Wednesday, May 27, 2009

Warning: I Am Going To Complain

Before I get to the complaining, I thought I would give a quick update on my real life (as opposed to my equally as real, yet somehow not real, fiber life.)


I gave a recital on Saturday with my flute-playing friend.  I thought it went really well.  It was my Junior Recital (in order to graduate with a Bachelor of Music in performance, we have to pass our freshman jury - essentially a short recital with additional technical requirements in front of a panel of faculty - we have to pass our sophomore qualifying exam, and then give a half-hour junior recital and an hour-long senior recital.)  I'm well on my way to getting this degree, which is pretty sweet.  I'll try to somehow post a sound link to my recital recording in case anyone is interested in counting how many mistakes I made.  :P  I don't actually have the recording yet though, so that'll have to wait.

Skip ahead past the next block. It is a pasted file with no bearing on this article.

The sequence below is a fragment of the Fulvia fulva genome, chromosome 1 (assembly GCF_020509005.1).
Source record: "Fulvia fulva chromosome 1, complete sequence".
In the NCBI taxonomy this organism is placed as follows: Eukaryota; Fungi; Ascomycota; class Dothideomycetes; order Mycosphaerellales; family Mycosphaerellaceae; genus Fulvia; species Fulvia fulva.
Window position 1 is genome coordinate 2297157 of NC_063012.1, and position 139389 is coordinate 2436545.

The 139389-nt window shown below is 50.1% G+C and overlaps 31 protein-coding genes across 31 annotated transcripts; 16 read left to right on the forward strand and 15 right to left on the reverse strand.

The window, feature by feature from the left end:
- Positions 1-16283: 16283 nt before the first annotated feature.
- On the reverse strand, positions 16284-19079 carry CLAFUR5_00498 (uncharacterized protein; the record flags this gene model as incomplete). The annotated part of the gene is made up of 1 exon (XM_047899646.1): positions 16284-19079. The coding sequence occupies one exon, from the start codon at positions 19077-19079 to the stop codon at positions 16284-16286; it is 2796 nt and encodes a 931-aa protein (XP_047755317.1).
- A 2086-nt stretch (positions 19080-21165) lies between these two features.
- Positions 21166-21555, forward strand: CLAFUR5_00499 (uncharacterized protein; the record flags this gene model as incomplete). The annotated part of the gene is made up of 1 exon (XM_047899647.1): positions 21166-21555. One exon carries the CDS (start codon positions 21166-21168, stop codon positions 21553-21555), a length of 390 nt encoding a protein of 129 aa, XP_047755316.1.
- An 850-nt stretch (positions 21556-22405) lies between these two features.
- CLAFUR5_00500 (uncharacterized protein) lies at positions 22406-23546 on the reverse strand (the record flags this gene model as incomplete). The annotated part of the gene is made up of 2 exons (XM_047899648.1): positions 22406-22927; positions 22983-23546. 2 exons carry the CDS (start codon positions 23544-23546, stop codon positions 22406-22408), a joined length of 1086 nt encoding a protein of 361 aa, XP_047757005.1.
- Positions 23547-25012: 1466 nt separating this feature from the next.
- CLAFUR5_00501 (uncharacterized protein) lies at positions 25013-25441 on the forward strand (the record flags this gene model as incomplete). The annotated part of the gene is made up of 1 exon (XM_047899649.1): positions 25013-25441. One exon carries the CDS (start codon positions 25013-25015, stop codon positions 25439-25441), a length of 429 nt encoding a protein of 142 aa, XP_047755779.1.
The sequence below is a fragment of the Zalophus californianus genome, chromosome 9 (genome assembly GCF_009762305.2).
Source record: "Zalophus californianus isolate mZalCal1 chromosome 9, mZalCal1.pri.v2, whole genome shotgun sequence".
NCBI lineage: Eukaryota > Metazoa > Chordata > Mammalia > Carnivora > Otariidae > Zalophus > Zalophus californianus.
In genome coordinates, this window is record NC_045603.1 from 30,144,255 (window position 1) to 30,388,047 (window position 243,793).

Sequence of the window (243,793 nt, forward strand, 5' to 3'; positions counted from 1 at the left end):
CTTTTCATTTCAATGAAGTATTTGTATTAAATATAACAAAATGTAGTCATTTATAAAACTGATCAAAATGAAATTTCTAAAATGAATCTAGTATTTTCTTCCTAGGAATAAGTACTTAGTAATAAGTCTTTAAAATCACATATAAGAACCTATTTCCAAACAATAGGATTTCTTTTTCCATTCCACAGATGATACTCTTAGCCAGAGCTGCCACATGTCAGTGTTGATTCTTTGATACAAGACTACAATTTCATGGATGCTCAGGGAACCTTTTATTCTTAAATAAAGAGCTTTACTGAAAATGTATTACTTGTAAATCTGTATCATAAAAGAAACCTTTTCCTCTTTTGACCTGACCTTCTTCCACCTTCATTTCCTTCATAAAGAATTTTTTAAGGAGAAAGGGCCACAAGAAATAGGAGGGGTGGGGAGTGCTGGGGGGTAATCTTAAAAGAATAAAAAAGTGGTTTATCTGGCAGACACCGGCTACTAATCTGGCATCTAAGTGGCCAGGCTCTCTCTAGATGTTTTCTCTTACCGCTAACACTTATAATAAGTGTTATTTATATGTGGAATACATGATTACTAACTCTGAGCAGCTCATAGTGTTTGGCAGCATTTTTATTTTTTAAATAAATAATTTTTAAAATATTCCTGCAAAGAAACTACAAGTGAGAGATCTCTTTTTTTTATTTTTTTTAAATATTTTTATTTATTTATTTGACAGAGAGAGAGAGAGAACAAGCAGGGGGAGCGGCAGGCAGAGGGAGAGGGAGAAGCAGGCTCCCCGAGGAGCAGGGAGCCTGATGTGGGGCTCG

Two more weeks left of school (and a week of finals) and then I'm home for the summer!  I don't actually have a job lined up for the summer, but I hope to spend a good chunk of my day practicing so that I'm prepared for my grad school auditions, then I can spend my evenings knitting!

Ok, on to my complaining.  I normally stick rather strictly to talking about my fiber-related life on this blog, because that's what people are here to read, but I'm allowing myself to drift from that a bit today (I promise there is a bit of fiber at the end of the post.)